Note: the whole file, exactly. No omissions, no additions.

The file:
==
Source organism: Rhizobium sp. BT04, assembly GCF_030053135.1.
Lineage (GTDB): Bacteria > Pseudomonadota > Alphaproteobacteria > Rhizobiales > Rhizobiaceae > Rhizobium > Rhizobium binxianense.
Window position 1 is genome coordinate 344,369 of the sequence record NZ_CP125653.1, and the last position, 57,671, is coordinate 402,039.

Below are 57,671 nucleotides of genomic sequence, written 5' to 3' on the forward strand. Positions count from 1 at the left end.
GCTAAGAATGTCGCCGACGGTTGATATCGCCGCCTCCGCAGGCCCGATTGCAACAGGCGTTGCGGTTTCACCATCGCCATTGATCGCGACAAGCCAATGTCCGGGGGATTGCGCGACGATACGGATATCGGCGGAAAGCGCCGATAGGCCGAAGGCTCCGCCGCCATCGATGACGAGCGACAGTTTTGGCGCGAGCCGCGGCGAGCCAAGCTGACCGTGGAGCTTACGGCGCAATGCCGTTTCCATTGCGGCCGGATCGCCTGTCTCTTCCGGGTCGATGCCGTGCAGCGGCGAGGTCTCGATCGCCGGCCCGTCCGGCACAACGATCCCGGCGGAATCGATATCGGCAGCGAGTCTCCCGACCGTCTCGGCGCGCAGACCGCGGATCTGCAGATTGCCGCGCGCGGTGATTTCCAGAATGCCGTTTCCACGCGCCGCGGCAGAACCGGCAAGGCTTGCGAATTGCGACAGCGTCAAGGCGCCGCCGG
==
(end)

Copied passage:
Source organism: Rhizobium sp. BT04, assembly GCF_030053135.1.
Lineage (GTDB): Bacteria > Pseudomonadota > Alphaproteobacteria > Rhizobiales > Rhizobiaceae > Rhizobium > Rhizobium binxianense.
Window position 1 is genome coordinate 344,369 of the sequence record NZ_CP125653.1, and the last position, 57,671, is coordinate 402,039.

Below are 57,671 nucleotides of genomic sequence, written 5' to 3' on the forward strand. Positions count from 1 at the left end.
GCTAAGAATGTCGCCGACGGTTGATATCGCCGCCTCCGCAGGCCCGATTGCAACAGGCGTTGCGGTTTCACCATCGCCATTGATCGCGACAAGCCAATGTCCGGGGGATTGCGCGACGATACGGATATCGGCGGAAAGCGCCGATAGGCCGAAGGCTCCGCCGCCATCGATGACGAGCGACAGTTTTGGCGCGAGCCGCGGCGAGCCAAGCTGACCGTGGAGCTTACGGCGCAATGCCGTTTCCATTGCGGCCGGATCGCCTGTCTCTTCCGGGTCGATGCCGTGCAGCGGCGAGGTCTCGATCGCCGGCCCGTCCGGCACAACGATCCCGGCGGAATCGATATCGGCAGCGAGTCTCCCGACCGTCTCGGCGCGCAGACCGCGGATCTGCAGATTGCCGCGCGCGGTGATTTCCAGAATGCCGTTTCCACGCGCCGCGGCAGAACCGGCAAGGCTTGCGAATTGCGACAGCGTCAAGGCGCCGCCGG